In this week’s New England Journal of Medicine (December 30, 2010, vol. 363, p.2579-2585), two Perspective articles bring us up to date on how we can change our fragmented health care system with the current incentives in the wrong places, to one where efficient coordinated care becomes the norm. A staggering figure that 10% of patients account for 64% of all US health care costs emphasizes the need for coordination between physicians caring for a patient, patient understanding and compliance, and a focus on prevention of complications and hospitalizations rather than treating only in the ‘heat of battle’.
One solution is the creation of Accountable Care Organizations (ACO) that incorporate Patient-Centered Medical Homes with the goal of providing coordinated integrated care. These can be thought of as the equivalent of a Walmart (the ACO) being the overarching coordinating center, with each isle of different merchandise being the Patient-Centered Medical Homes. These can be virtual within an existing institution but whether a hospital takes the lead or alternatively the physician remains to be determined as discussed by Kocher and Sahni. Either way, this will be a difficult but necessary transition. Sinaiko and Rosenthal in an accompanying article bring up the patient’s role in the ACO. The patient’s participation is a must to reach the goals of quality care while saving costs.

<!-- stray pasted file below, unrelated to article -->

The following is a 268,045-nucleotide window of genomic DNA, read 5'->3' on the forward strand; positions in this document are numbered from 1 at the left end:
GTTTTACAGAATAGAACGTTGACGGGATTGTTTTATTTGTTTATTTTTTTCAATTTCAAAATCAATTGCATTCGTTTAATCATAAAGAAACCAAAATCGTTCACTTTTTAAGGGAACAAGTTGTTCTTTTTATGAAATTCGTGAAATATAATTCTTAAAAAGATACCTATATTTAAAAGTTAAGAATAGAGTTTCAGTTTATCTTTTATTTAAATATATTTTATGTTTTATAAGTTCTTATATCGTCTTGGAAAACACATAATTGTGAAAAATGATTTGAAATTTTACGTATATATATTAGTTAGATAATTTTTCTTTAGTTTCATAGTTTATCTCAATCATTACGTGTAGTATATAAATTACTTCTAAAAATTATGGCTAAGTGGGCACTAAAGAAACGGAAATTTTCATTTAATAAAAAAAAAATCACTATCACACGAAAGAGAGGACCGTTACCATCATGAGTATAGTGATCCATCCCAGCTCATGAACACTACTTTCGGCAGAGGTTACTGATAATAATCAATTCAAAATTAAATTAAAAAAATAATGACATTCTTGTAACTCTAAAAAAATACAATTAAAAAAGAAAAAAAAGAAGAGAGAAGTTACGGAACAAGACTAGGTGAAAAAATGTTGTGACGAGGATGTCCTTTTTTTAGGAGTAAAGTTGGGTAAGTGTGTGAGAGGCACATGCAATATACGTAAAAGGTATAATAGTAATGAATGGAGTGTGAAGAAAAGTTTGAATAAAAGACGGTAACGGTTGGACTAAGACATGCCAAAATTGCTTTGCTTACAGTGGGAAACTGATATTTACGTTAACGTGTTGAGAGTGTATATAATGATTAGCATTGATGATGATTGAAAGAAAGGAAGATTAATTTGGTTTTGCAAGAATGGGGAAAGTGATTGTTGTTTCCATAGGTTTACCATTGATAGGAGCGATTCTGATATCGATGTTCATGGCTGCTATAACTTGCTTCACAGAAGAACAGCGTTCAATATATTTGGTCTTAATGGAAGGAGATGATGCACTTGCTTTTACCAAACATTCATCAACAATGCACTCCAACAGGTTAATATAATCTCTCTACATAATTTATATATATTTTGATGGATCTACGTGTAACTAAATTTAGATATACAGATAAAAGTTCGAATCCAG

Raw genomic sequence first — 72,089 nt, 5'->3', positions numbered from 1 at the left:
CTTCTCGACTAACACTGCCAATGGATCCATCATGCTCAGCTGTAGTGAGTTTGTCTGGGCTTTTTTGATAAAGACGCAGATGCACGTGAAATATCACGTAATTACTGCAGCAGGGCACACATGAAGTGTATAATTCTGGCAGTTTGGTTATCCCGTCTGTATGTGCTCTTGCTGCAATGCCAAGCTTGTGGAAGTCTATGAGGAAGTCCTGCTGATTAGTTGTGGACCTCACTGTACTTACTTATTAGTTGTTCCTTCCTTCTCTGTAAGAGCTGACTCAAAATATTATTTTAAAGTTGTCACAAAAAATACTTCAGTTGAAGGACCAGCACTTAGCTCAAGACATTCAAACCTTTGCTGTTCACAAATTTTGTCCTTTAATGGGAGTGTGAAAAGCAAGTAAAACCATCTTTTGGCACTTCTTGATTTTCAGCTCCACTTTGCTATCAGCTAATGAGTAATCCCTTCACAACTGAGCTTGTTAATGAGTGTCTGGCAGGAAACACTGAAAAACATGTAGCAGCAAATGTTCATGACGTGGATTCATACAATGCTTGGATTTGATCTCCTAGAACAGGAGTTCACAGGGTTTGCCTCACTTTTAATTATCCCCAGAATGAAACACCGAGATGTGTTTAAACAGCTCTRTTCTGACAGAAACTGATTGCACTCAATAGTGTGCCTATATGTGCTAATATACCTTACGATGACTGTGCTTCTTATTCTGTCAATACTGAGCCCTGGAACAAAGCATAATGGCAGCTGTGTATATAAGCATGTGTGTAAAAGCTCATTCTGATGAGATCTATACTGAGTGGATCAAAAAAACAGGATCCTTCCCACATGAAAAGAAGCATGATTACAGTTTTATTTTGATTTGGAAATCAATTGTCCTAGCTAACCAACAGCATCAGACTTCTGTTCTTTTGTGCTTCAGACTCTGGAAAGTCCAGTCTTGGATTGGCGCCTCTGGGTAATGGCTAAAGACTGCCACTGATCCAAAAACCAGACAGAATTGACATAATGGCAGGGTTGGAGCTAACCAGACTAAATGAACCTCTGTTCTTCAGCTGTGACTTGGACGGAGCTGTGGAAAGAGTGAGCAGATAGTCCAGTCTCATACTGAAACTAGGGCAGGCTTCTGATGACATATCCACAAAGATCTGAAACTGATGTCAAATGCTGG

How Accountable Care Organizations will be implemented in our current system of fee for service and disjointed care is the critical question. What is the framework? What manages and drives the ACO? Passport to TRUST may be one solution to provide the framework to manage and drive an ACO by structuring of the doctor-patient interaction and follow up.
- Multiple Articles in Today’s Boston Globe and Wall Street Journal Focus on Patient “Empowerment” and Engagement
- Cutting Health Care Costs for Employers and Employees – How Should Hospitals and Caregivers Respond?
- The Gauntlet Is Thrown Down For Health Care Cost Control In Massachusetts
- “Accountable Care Organizations” May Change How We Care for Patients
- No Significant Change in the Number of Patients Harmed